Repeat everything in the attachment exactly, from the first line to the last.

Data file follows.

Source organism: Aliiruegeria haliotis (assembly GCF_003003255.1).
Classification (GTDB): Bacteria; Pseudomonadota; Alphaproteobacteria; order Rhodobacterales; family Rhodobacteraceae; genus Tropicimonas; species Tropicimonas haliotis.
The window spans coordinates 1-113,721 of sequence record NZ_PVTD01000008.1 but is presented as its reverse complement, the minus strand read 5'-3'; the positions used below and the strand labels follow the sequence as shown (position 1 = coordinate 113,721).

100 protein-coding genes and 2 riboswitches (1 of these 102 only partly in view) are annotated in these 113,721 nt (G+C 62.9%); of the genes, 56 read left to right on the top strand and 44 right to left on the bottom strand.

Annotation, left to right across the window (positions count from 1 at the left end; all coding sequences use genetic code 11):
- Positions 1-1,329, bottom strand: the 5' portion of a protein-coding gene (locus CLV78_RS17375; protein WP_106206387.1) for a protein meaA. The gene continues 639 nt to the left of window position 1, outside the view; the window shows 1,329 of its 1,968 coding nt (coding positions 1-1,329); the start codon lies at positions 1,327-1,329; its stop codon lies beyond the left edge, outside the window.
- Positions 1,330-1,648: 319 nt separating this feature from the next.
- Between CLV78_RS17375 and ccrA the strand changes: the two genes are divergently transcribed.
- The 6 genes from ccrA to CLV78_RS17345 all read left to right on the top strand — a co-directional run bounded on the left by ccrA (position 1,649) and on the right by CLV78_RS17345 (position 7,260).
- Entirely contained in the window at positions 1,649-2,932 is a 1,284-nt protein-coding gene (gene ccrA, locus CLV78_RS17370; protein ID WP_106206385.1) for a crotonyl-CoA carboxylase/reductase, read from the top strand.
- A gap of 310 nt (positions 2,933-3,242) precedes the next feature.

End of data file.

Source organism: Aliiruegeria haliotis (assembly GCF_003003255.1).
Classification (GTDB): Bacteria; Pseudomonadota; Alphaproteobacteria; order Rhodobacterales; family Rhodobacteraceae; genus Tropicimonas; species Tropicimonas haliotis.
The window spans coordinates 1-113,721 of sequence record NZ_PVTD01000008.1 but is presented as its reverse complement, the minus strand read 5'-3'; the positions used below and the strand labels follow the sequence as shown (position 1 = coordinate 113,721).

100 protein-coding genes and 2 riboswitches (1 of these 102 only partly in view) are annotated in these 113,721 nt (G+C 62.9%); of the genes, 56 read left to right on the top strand and 44 right to left on the bottom strand.

Annotation, left to right across the window (positions count from 1 at the left end; all coding sequences use genetic code 11):
- Positions 1-1,329, bottom strand: the 5' portion of a protein-coding gene (locus CLV78_RS17375; protein WP_106206387.1) for a protein meaA. The gene continues 639 nt to the left of window position 1, outside the view; the window shows 1,329 of its 1,968 coding nt (coding positions 1-1,329); the start codon lies at positions 1,327-1,329; its stop codon lies beyond the left edge, outside the window.
- Positions 1,330-1,648: 319 nt separating this feature from the next.
- Between CLV78_RS17375 and ccrA the strand changes: the two genes are divergently transcribed.
- The 6 genes from ccrA to CLV78_RS17345 all read left to right on the top strand — a co-directional run bounded on the left by ccrA (position 1,649) and on the right by CLV78_RS17345 (position 7,260).
- Entirely contained in the window at positions 1,649-2,932 is a 1,284-nt protein-coding gene (gene ccrA, locus CLV78_RS17370; protein ID WP_106206385.1) for a crotonyl-CoA carboxylase/reductase, read from the top strand.
- A gap of 310 nt (positions 2,933-3,242) precedes the next feature.